Teen Talk: The perils of falling out of love with a sport
It’s not you, it’s me. At least I think it was. I think we’re just in different places right now and want different things. I feel like we aren’t on the same page anymore and are better off as friends. I love you, I’m just not in love with you anymore. I think we should see other people.
Best of wishes,
According to the National Alliance for Youth Sports, 70 percent of people stop playing sports by the time they hit 13. On paper, the benefits of joining a sport seem endless, so why is everyone quitting?
Sports are tough. You’re constantly pushing yourself, constantly having to compete with others. The very essence of being a part of a sport’s team is pulling through, even when things get tough. They aren’t designed to be easy.
But it wouldn’t be fair to talk about sports without mentioning the several benefits. Sports, as hard as they can be, are equally if not more uplifting. For some it is the first time they are a part of a true community.
Life skills such as teamwork and collaboration are heavily taught.
My sport was swimming. I wouldn’t describe it so much as love at first sight but rather a slow burn type love. This was a type of love that took time and was gradual but once you had fallen there was no mistaking it. It had bewitched my body and soul and had me utterly in love.
For me, the day was just a large countdown leading down to when I could go to practice. The beginnings of relationships are always easier. The rush and adrenaline of sport was addicting. It was my everything. I used to think the pool was my second home. But, just as most relationships go, the honeymoon phase can’t last forever.
I had been swimming for three years up to this point. Practices were getting longer, the races more intense. The immense pressure to outdo yourself only increased. My times never felt good enough.
I became obsessed with chasing the next second faster. The bar kept moving higher and higher and led to constantly feeling discouraged. The expectations I put on myself felt suffocating.
However, it wasn’t just the pool that plagued my mind. The realities of growing up and the horrors that came with puberty struck me. For the first time, I felt uncomfortable in my body. I hated the way I looked in my swimsuit. My anxiety became unbearable.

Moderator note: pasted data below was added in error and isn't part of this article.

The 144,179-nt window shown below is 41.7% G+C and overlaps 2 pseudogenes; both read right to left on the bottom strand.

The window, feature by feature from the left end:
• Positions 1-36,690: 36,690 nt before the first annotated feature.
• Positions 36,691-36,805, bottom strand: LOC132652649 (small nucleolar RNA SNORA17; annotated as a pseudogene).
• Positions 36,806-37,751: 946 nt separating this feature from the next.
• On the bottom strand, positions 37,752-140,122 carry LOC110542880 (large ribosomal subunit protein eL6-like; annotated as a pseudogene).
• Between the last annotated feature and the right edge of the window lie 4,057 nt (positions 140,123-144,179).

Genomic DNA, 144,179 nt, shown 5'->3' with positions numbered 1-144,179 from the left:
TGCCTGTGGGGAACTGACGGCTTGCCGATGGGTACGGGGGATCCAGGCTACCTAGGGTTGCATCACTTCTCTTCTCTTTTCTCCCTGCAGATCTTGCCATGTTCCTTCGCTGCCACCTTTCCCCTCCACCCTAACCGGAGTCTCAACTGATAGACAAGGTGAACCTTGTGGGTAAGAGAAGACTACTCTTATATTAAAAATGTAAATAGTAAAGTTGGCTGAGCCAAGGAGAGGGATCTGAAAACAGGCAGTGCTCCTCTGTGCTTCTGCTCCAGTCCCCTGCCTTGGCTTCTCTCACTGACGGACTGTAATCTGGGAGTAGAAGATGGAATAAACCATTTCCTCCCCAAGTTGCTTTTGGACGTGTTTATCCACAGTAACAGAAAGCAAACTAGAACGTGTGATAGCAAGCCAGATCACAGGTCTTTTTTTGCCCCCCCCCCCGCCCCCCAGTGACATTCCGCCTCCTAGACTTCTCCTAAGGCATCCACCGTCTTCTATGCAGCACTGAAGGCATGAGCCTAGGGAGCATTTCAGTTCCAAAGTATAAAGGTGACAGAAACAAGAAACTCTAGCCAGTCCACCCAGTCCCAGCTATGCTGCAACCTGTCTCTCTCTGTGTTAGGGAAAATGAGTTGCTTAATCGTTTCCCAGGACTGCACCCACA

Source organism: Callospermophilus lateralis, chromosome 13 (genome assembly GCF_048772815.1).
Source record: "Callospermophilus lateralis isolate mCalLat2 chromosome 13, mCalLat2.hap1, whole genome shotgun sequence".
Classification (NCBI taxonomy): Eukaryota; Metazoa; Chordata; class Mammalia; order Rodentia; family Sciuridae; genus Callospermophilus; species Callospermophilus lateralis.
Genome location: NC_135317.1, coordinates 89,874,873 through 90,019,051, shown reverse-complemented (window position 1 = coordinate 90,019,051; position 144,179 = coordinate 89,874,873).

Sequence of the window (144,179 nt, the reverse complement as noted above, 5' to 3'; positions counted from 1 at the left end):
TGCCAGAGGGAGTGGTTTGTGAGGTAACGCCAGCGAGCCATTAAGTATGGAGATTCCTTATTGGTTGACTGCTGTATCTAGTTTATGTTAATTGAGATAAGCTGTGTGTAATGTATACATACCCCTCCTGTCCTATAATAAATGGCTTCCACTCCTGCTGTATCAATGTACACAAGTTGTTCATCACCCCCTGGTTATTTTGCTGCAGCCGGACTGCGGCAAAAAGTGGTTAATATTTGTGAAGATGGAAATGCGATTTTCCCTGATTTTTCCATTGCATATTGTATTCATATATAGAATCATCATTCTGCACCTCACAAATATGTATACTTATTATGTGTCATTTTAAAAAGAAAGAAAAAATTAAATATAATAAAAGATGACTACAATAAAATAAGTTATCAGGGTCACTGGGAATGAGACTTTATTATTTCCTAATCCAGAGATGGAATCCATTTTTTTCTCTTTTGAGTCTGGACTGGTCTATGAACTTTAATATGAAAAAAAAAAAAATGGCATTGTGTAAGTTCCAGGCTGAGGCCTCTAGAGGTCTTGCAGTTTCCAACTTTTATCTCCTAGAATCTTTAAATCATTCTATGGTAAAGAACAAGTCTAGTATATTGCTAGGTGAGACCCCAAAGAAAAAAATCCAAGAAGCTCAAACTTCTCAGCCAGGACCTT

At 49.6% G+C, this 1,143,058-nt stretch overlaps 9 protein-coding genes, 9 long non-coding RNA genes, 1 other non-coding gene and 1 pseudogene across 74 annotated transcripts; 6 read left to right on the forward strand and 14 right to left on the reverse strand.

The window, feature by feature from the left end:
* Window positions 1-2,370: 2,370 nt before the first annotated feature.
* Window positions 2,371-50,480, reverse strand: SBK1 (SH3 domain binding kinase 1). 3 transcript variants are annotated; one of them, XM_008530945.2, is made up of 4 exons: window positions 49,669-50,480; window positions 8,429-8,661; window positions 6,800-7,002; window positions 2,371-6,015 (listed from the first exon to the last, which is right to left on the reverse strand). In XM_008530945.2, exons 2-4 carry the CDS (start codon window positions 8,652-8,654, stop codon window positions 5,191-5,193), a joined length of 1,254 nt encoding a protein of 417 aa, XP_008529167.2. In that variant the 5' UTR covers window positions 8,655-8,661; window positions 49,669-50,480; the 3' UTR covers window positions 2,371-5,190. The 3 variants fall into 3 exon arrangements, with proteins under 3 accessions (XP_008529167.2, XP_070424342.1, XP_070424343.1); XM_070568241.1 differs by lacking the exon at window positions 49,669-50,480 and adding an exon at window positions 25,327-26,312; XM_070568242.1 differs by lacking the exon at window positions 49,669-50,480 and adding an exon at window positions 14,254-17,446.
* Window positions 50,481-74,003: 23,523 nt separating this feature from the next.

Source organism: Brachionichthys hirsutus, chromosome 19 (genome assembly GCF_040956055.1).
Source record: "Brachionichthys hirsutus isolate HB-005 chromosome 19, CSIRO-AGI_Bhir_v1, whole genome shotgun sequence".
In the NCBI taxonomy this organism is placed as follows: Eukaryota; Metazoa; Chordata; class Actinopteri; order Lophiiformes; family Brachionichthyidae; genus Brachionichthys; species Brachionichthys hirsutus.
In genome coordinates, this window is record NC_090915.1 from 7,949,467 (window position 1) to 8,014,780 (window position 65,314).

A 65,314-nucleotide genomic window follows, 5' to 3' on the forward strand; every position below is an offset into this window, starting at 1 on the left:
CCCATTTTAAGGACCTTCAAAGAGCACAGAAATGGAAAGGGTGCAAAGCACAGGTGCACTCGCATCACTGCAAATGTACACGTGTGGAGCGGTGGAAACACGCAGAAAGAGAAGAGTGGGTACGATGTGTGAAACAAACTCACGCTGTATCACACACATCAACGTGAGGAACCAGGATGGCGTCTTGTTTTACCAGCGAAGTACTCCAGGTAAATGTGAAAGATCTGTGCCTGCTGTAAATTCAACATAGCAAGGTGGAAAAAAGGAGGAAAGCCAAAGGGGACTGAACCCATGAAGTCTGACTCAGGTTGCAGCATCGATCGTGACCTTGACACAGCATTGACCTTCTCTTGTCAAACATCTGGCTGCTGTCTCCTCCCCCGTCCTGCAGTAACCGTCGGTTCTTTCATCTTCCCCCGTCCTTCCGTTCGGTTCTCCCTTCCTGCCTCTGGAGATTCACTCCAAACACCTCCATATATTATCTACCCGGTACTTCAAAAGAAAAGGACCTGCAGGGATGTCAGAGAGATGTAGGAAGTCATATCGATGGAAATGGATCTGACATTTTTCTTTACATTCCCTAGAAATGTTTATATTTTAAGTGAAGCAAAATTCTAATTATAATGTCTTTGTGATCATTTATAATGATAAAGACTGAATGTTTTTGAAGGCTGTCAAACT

Swimming, once an outlet of the troubles of the world, now became my main contributor.
The first time I ever experienced a panic attack was before a swim race. The feeling of true terror left me disabled.
And it didn’t stop there. Soon, I dreaded going to every practice and every meet. The recurring feeling of my lungs being constricted, trapping me in my own suffocation, terrified me. The real battle was before I even got into the water.
And yet, I stuck with it. I told myself I couldn’t quit. I’d invested so much time and effort into this activity. All of my friends were counting on me. I had put so much of myself and my identity into the sport: Who was I without swimming?
The comfort of the consistency, the swimming ritual trumped what was probably best for me.
Even so, staying only seemed to make things worse. I got trapped in the cycle of burnout. My times never felt good enough, discouraging me from going to practice, which then only made my times even worse.
As I look back now I realize mentally I had already quit long ago. I was just waiting for the guts to actually quit. There will always be a part of me that is a little in love with swimming. But quitting the sport you once loved doesn’t take away from the love you once felt for it.
In fact, I realized dragging it on took away from what it used to be. Doing a sport should be about more than just doing it for the sake of doing it.
I want to remember swimming through the eyes of my 10-year-old self, completely and irrevocably in love with it. To do that, I needed to quit and make room for myself to grow.
Swimming, I think it’s time we see other people now, and that’s OK.
Cecile Horst of Niantic is a rising junior at East Lyme High School. Contact her at email@example.com.
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